United States District Court, D. Maine
MICHAEL R. JUTRAS, Plaintiff,
MARK LOPEZ, et al., Defendants
ORDER ON PLAINTIFF'S MOTIONS FOR
E. Walker U.S. District Judge.
August 8, 2019, I issued my Decision and Order (ECF No. 204)
awarding summary judgment to Defendants in this § 1983
civil rights action. On August 9, 2019, the Clerk entered
Judgment for Defendants (ECF No. 206). The matter returns to
the Court on Plaintiff's Motion for Reconsideration by
Judge Lance Walker of Summary Judgment Decision (ECF Nos.
207). Although Plaintiff has also filed a Notice
of Appeal, Federal Rule of Civil Procedure 62.1 and First
Circuit precedent, Commonwealth of Puerto Rico v. SS Zoe
Colocotroni, 601 F.2d 39, 41 - 42 (1st Cir. 1979),
permit me to rule on the motion for reconsideration pending
appeal. The First Circuit has advised that action on a motion
for relief from final judgment, such as Plaintiff's
motion for reconsideration, should be acted on expeditiously.
may seek relief from final judgment, and relief may be
awarded, upon an adequate showing of (1) “mistake,
inadvertence, surprise, or excusable neglect”; (2)
newly discovered evidence; (3) fraud or similar misconduct;
(4) a basis to void the judgment; (5) satisfaction of the
judgment and similar contingencies; or (6) “any other
reason that justifies relief.” Fed.R.Civ.P. 60(b).
Plaintiff advances his request based on the first and sixth
on the first ground, Plaintiff has submitted several copies
of an audio recording that was found to be corrupted during
my review of the summary judgment materials. I have listened
to the audio recording. I find its contents would not warrant
a different outcome.
on the sixth ground, Plaintiff asserts that “there is a
TREMENDOUS amount of ADDITIONAL evidence that [I] did not
review nor consider.” Motion at 5. With this argument,
Plaintiff faults, in part, my review of the materials he did
file and, in part, my failure to consider the possible
significance of materials he did not file. With regard to
Plaintiff's actual filings, a comparison of my Decision
and Order with Defendants' statement of material facts
reveals that Plaintiff persuaded me that certain of
Defendants' statements could not be accepted as
undisputed. However, Plaintiff's showing nonetheless fell
short of supporting the kind of findings that are necessary
for Plaintiff to succeed at trial. The substantive due
process standard is a very high standard, as I explained in
my Decision and Order on Defendants' Motion for Summary
Judgment. Plaintiff is not entitled to a jury trial unless he
can demonstrate that he has the kind of evidence that would
permit the jury to make all the necessary findings in support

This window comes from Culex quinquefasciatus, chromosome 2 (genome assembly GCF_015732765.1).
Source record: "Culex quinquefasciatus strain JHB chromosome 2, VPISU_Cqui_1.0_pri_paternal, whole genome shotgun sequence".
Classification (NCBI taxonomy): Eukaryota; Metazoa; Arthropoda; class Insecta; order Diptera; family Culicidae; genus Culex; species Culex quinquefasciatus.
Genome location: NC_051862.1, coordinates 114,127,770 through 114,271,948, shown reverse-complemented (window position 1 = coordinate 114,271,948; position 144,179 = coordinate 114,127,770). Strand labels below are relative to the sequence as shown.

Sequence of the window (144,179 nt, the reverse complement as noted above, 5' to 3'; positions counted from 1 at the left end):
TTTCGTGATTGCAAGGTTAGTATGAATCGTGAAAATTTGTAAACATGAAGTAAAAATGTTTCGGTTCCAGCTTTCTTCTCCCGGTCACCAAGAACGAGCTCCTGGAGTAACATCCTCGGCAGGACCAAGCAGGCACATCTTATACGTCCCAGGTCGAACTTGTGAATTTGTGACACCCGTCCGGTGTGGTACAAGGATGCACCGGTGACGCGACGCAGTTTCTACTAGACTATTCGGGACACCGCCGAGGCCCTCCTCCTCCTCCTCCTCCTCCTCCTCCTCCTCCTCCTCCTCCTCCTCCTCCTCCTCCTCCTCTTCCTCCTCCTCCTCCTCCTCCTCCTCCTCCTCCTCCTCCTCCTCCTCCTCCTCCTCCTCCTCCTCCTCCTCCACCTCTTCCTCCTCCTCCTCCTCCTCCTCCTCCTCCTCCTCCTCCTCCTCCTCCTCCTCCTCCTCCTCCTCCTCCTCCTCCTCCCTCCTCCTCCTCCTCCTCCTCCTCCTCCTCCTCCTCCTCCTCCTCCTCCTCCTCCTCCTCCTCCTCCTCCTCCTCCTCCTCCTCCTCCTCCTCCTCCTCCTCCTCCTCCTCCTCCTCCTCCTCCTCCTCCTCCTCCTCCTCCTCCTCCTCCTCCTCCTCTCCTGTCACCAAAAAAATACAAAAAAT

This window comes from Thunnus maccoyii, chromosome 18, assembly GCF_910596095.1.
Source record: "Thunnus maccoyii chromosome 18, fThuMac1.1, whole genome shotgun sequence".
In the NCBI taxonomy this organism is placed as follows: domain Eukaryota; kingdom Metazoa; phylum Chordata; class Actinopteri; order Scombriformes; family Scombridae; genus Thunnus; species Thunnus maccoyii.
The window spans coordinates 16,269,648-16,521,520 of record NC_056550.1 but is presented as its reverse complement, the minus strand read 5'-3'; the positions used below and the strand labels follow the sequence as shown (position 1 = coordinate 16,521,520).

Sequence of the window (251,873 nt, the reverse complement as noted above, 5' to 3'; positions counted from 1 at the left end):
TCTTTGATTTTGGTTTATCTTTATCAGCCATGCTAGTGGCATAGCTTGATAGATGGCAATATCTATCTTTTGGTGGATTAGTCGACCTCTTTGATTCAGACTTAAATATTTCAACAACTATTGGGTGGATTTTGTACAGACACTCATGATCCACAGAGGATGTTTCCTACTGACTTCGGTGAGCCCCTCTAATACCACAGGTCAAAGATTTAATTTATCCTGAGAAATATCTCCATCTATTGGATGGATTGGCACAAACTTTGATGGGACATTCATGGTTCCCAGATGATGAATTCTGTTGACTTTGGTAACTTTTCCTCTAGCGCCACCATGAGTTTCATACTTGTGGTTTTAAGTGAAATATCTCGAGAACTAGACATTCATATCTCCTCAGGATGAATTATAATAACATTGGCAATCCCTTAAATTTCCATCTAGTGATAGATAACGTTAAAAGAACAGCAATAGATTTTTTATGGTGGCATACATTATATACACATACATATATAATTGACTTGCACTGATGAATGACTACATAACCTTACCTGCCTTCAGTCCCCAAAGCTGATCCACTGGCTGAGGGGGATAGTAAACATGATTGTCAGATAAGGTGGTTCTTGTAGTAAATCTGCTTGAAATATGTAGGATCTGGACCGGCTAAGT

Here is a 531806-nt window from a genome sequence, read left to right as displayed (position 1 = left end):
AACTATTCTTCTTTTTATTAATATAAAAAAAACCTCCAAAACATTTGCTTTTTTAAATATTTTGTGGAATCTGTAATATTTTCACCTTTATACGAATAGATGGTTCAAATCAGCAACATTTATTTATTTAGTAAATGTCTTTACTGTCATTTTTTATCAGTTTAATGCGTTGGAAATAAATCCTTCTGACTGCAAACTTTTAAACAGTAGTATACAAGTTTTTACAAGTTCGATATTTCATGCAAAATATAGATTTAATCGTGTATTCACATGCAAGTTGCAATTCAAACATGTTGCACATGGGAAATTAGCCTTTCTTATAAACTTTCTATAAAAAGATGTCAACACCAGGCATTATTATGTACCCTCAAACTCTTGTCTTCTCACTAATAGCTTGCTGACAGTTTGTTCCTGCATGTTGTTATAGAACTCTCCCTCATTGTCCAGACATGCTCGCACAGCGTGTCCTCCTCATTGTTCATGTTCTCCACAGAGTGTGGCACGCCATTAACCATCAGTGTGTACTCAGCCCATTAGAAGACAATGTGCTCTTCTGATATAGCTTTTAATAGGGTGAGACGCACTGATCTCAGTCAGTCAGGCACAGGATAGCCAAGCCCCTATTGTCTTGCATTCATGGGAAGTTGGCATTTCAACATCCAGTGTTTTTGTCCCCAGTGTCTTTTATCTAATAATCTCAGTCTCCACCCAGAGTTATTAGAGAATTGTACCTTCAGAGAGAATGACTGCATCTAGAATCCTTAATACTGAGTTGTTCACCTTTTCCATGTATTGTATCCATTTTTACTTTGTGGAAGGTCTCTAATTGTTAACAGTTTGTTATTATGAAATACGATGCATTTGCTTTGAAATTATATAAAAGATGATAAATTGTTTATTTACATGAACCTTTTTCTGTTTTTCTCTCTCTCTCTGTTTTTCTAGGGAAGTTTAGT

of his claim. He failed to do so in opposition to
Defendants' motion for summary judgment, for the reasons
the materials Plaintiff did not file in support of his
opposition to the summary judgment motion, Plaintiff asserts
that the summary judgment proceedings only divulged
“perhaps 10%” of all the facts he could present
at trial. Id. at 8. He says it is “an
aberration of JUSTICE and abridgment of DUE PROCESS” to
deprive him of the opportunity to present his entire case.
Id. Unfortunately, for Plaintiff, the summary
judgment process required a greater showing than the one he
offered. When I reviewed the summary judgment papers and
audio recordings Plaintiff filed,  I could not see that he had
the kind of evidence that would enable a jury to find, on a
non-speculative basis, that Defendants engaged in
conscience-shocking conduct. Consequently, I concluded that
Defendants were entitled to judgment as a matter of law
because Plaintiff “failed to make a sufficient showing
on an essential element of [his] case with respect to which
[he] has the burden of proof.” Celotex Corp. v.
Catrett, 477 U.S. 317, 323 (1986).
to the extent Plaintiff seeks to introduce further evidence
in support of his summary judgment opposition, Motion at 11 -
15, now is not the time to make the summary judgment showing.
While Rule 60(b) allows for relief from judgment based on new
evidence, the evidence in question is not new. I decline
Plaintiff's invitation to revisit the summary judgment
proceedings based on evidence he could have presented but did
not present when it was due.
Motion for Reconsideration (ECF No. 207) is DENIED.
Plaintiff's Motions for Reconsideration by Chief Judge
John Levy (ECF Nos. 209, 210) are DISMISSED as unsanctioned
by the Federal Rules of Civil Procedure.
 Plaintiff has also filed two motions
for reconsideration that he directs to Chief Judge John Levy.
Plaintiff's suit was, initially, assigned to Chief Judge
Levy. However, on October 29, 2018, Chief Judge Levy
reassigned the case. Because the matter is no longer assigned
to Chief Judge Levy, Plaintiff's Motion for
Reconsideration by Chief Judge John Levy of Judge
Walker's Decision at Summary Judgment (ECF No. 209) and
Motion for Reconsideration by Chief Judge Levy of the
Court's Decision to Transfer the Case (ECF No. 210) are
out of order and are hereby DISMISSED.
 Although Plaintiff contends I
disregarded his presentation, in fact, I reviewed and
considered his evidentiary filings even though he did not
properly introduce factual statements through the Local Rule
56 procedural mechanism. In particular, I reviewed the Walker
affidavit and ...